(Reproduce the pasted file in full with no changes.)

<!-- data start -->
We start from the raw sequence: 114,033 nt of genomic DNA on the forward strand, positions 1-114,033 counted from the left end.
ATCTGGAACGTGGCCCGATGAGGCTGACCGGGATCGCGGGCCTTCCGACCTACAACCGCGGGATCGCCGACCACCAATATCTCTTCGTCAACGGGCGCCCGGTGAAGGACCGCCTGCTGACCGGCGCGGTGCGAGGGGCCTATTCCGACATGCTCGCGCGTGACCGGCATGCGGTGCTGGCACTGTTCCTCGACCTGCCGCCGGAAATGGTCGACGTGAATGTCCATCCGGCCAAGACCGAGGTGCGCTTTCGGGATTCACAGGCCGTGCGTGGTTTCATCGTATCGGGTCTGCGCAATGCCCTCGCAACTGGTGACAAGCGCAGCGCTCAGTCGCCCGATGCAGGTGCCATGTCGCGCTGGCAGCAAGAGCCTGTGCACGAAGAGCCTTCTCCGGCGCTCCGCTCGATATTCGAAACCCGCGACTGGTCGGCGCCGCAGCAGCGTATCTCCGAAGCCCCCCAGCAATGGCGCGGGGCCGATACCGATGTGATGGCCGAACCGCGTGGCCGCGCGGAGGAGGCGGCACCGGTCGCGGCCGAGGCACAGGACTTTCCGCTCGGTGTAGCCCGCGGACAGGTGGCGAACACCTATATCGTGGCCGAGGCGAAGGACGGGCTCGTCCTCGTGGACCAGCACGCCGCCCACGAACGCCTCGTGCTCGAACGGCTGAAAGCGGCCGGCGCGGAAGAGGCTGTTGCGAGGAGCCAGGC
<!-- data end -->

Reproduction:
We start from the raw sequence: 114,033 nt of genomic DNA on the forward strand, positions 1-114,033 counted from the left end.
ATCTGGAACGTGGCCCGATGAGGCTGACCGGGATCGCGGGCCTTCCGACCTACAACCGCGGGATCGCCGACCACCAATATCTCTTCGTCAACGGGCGCCCGGTGAAGGACCGCCTGCTGACCGGCGCGGTGCGAGGGGCCTATTCCGACATGCTCGCGCGTGACCGGCATGCGGTGCTGGCACTGTTCCTCGACCTGCCGCCGGAAATGGTCGACGTGAATGTCCATCCGGCCAAGACCGAGGTGCGCTTTCGGGATTCACAGGCCGTGCGTGGTTTCATCGTATCGGGTCTGCGCAATGCCCTCGCAACTGGTGACAAGCGCAGCGCTCAGTCGCCCGATGCAGGTGCCATGTCGCGCTGGCAGCAAGAGCCTGTGCACGAAGAGCCTTCTCCGGCGCTCCGCTCGATATTCGAAACCCGCGACTGGTCGGCGCCGCAGCAGCGTATCTCCGAAGCCCCCCAGCAATGGCGCGGGGCCGATACCGATGTGATGGCCGAACCGCGTGGCCGCGCGGAGGAGGCGGCACCGGTCGCGGCCGAGGCACAGGACTTTCCGCTCGGTGTAGCCCGCGGACAGGTGGCGAACACCTATATCGTGGCCGAGGCGAAGGACGGGCTCGTCCTCGTGGACCAGCACGCCGCCCACGAACGCCTCGTGCTCGAACGGCTGAAAGCGGCCGGCGCGGAAGAGGCTGTTGCGAGGAGCCAGGC